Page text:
We walked over to the Gurudwara in Govind ghat to pick up the prasad that we’d paid for at Hemkund. We picked it up and sat for a few minutes at the gurudwara. Though stuffed, still sat for the langar as lunch so we wouldn’t have to stop again. Anand and I were intrigued by the fun contraption they used to fill up glasses of the seated devotees while standing themselves.
We waited not-too-long for our luggage to arrive on the mules (ours arrived on one named Deepa,I had to ask), picked them up and bid a warm farewell to our impeccable guides. Dinesh also bagged us a driver for the rest of our journey – Diwanji. We have to recommend our guides simply because they went above and beyond. Do check with them if you’re looking for Himalayan treks.You can find them here. We headed towards Badrinath and the jam had built up to just 3 mins away from where we started, so finally gave up and headed towards our other option, Auli.
Auli is a skiing resort, so we were initially hesitant since it was off-season there with no snow. Nevertheless, we headed off in that direction and got there in an hour except for a case of motion sickness.
Tip : Do not look at your phones in transit if you’ve any history of motion sickness. Even the anti-nausea pill didn’t work when I happened to do so. And try getting a seat facing ahead and keep an eye on the drivers driving.
The Auli Ski resort won us over even as we just got there. A quick enquiry of the rooms and we were happy even with the basic ones. And off-season meant we literally had the whole resort to ourselves – a private hideaway.
With a renewed sense of appreciation for flowers post our treks, we noticed there were those we’d not seen before that seemed local to the place itself. To make the best of the clear weather and visibility, we immediately headed off to enjoy the cable car- Asia’s longest at 4km. A short walk up the resort and a climb of a few floors of a tower later we sat first in the chair-lift up the slopes and then into the cable car. Even the operators were sweet natured and friendly.
We had an exceptional view from atop. My favourites were the pines that looked wispy and dreamy. Kids waving to us from below, imposing trees in deep green, apple trees heavily laden with crimson fruit, the Himalayan mini sunflowers and dahlias in all hues effortlessly brightening up the yards in homes, endless layers of mountains in the distance made up some of the sights. It was a perfect ride to get lost in the view and just gape in wonder.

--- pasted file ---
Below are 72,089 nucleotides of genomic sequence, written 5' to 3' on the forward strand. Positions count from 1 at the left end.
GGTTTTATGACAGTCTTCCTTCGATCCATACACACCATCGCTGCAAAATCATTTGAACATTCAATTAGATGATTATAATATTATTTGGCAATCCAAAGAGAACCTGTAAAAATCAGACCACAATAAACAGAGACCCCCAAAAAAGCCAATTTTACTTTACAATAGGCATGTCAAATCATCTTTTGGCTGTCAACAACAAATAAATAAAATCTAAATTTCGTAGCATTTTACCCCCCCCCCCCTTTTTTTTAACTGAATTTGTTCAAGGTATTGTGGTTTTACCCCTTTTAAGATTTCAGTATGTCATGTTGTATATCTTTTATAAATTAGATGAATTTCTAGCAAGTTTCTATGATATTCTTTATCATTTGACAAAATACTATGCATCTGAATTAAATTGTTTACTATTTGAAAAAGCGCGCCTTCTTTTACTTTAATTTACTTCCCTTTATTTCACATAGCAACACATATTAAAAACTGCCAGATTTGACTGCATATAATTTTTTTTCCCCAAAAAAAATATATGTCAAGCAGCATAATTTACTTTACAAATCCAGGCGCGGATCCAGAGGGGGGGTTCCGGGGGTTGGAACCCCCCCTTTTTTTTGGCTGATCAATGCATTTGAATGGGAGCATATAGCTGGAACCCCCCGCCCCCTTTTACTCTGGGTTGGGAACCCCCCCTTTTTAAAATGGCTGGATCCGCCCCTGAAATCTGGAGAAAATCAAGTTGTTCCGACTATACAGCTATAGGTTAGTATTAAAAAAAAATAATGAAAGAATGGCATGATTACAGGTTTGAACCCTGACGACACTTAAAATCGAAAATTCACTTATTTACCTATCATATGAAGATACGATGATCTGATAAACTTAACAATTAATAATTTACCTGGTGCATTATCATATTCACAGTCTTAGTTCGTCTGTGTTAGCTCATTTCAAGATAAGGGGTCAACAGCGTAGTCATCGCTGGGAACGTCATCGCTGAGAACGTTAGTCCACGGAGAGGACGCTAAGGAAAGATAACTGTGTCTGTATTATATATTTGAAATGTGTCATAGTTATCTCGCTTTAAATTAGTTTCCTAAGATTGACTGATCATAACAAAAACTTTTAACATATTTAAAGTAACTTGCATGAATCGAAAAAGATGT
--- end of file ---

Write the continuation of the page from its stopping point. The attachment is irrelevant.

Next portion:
Once on the other side, post a swig of rhododendron juice (tastes like a toned down cough syrup, in case you’re wondering), we headed off in search of a legendary creature we hadn’t seen in all the past days. An ATM! We were all close to broke and needed one. Mercifully there was a functional one in the town and we left with happier wallets. We strolled around the town and Pramod and I went ahead looking for the Shankaracharya temple. However, by the time we reached it, we just had enough time to return to the cable car before its closing time and so gave it up. We enjoyed the return in the cable car too, and after some rest, had a lovely dinner pre-ordered (since we were the only guests in the place)- stuffed potatoes were delicious but peanut masala simply stole the show! It was amusing how open-mouthed everyone looked at the lone TV in the restaurant, simply because it had been that long we’d seen a TV on our trip. I, for one, was not complaining.
Tip : You can blindly book GMVN rooms across this part of Uttarakhand. We’re huge fans post this trip. We had good service and clean rooms throughout. In case of weather or other issues, they even let you transfer your booking to other GMVN hotels in the state for a fee. The fee was waived for us since it was the monsoons. Also, their support is fantastic and we received clarifications/resolutions with remarkable agility.
Day 8 :
While A and I lazed around in the one day after a while that we didn’t “have” to wake up early, Lout and Pramod had a short walk to the temple within the resort. They had stunning clear views of all the surrounding mountain ranges with the Nanda Devi and even a rainbow to add a touch of colour to the scene.
Just a little later the 2 of us also made our way to it. It is a small Hanuman temples with rows of brass bells inside. By the time, however, the clouds had decided the show had closed and so the hills were barely visible. Nevertheless, it was quite a charming spot to just stare into nothing for a while with the mild breeze and the flapping temple flags.
A breakfast of fries, sandwiches, eggs and a repeat order of peanut masala later we relaxed around the place reading, clicking photos indiscriminately and exploring. We had requested the cook to make local dishes for us for lunch and he obliged with Jhangora ki kheer(a pudding of barnyard millet) and Thechwani (a dal like dish made with potatoes). The staff were very accommodating with our food requests and even suggested next places for us to visit based on the weather. A even got a juicy apple in return on tipping them before we left 🙂
We had to leave to reach the next pit stop before dark (rains are more frequent in the later half of the day too) and Diwanji agreed to take us around for the next few days. Over the next few days, we’d appreciate him immensely. He was an expert driver, calm and collected with no shows of bravado but only quiet confidence that we were grateful for over and over again over roads that were sheer drops on one side, on roads that were just parts of water streams, roads with boulders recovering from landslides and narrow roads with 2 way traffic.